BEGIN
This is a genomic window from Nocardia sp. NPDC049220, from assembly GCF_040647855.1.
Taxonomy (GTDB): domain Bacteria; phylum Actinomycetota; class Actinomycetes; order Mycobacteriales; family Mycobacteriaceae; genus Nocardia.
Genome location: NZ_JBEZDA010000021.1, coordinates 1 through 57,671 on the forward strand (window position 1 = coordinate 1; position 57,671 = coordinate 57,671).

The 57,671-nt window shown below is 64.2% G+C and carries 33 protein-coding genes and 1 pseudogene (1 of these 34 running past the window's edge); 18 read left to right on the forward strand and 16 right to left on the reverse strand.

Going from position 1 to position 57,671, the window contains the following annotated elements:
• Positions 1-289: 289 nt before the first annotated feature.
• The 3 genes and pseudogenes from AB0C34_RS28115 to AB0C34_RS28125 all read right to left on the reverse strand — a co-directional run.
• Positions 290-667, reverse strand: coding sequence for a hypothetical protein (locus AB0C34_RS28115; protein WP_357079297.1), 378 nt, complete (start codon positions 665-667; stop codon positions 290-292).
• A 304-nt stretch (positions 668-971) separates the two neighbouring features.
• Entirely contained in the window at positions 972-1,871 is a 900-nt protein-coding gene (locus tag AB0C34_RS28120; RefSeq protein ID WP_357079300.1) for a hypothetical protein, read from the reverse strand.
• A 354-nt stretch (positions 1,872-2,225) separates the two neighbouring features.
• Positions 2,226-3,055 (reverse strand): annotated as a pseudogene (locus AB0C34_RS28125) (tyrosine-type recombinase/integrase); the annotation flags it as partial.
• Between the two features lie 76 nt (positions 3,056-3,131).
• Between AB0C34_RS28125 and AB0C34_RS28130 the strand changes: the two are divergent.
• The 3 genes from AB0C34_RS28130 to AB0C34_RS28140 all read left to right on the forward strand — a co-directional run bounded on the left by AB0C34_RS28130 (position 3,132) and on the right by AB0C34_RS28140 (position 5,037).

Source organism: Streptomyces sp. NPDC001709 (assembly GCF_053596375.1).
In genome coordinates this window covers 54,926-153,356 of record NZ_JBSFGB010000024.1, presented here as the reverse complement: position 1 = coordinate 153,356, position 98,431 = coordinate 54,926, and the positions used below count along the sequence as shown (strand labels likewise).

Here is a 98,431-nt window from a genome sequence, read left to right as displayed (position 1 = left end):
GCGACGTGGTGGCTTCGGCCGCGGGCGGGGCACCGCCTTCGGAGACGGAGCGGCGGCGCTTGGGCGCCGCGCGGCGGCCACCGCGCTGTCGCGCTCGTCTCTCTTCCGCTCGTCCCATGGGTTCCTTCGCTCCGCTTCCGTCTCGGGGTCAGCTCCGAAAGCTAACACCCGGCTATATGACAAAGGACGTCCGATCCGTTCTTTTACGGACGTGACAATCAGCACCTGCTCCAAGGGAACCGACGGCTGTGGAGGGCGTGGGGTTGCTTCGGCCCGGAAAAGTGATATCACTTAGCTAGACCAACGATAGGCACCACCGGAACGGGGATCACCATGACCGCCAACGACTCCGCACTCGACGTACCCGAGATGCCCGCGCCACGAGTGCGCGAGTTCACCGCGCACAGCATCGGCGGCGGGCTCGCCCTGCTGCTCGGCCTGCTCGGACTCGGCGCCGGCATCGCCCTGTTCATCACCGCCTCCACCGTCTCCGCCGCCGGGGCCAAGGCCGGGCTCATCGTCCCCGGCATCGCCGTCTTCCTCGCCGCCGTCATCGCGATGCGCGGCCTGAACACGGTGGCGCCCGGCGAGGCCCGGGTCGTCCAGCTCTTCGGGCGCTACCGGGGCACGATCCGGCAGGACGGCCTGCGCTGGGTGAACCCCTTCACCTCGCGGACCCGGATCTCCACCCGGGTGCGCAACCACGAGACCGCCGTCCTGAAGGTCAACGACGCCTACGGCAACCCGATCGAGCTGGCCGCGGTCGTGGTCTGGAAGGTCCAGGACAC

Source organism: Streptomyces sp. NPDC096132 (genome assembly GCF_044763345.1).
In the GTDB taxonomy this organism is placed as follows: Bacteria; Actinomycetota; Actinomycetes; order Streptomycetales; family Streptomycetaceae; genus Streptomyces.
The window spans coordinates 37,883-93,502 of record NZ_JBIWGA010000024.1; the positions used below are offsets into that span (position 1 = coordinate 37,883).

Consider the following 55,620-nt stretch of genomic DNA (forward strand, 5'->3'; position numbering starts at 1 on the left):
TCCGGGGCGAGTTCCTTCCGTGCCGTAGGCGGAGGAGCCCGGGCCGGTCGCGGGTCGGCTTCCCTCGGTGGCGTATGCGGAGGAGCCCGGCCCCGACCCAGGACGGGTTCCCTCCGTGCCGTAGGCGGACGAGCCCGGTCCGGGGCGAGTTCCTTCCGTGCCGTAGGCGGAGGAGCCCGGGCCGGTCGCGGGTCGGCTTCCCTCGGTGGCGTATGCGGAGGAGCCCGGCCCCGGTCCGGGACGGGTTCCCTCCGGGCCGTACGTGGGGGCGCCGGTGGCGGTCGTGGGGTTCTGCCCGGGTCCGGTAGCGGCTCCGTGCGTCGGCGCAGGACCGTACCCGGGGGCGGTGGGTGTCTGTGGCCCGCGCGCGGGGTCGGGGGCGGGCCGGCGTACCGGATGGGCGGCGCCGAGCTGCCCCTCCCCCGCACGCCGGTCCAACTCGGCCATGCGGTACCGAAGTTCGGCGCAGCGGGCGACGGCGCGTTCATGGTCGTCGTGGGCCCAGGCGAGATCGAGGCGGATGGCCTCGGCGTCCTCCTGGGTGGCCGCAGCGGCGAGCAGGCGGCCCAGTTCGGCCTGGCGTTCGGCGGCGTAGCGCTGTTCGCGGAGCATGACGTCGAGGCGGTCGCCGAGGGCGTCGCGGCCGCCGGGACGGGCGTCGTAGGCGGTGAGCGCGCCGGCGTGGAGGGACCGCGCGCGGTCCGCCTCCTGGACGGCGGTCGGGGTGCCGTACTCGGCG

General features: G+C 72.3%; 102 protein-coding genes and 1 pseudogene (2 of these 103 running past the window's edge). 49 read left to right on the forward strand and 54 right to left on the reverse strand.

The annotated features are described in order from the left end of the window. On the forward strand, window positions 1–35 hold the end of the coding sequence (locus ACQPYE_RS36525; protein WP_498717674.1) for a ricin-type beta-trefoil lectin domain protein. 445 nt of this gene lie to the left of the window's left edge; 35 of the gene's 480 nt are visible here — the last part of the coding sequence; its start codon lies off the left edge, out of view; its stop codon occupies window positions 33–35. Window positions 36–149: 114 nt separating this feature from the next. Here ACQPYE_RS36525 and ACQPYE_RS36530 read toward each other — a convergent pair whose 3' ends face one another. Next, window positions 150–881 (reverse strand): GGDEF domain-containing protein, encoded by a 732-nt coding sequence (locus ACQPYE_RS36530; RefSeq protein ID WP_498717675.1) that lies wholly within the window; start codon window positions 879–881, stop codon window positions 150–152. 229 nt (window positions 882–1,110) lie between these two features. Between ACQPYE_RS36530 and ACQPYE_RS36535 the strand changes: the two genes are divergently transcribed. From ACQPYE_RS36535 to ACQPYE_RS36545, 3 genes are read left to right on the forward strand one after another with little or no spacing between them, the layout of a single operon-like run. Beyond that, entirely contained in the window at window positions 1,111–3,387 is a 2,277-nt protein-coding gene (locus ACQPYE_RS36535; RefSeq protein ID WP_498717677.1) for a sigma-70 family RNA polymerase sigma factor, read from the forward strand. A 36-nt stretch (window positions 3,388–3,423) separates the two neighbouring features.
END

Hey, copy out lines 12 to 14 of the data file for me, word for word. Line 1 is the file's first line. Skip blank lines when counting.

• Positions 2,226-3,055 (reverse strand): annotated as a pseudogene (locus AB0C34_RS28125) (tyrosine-type recombinase/integrase); the annotation flags it as partial.
• Between the two features lie 76 nt (positions 3,056-3,131).
• Between AB0C34_RS28125 and AB0C34_RS28130 the strand changes: the two are divergent.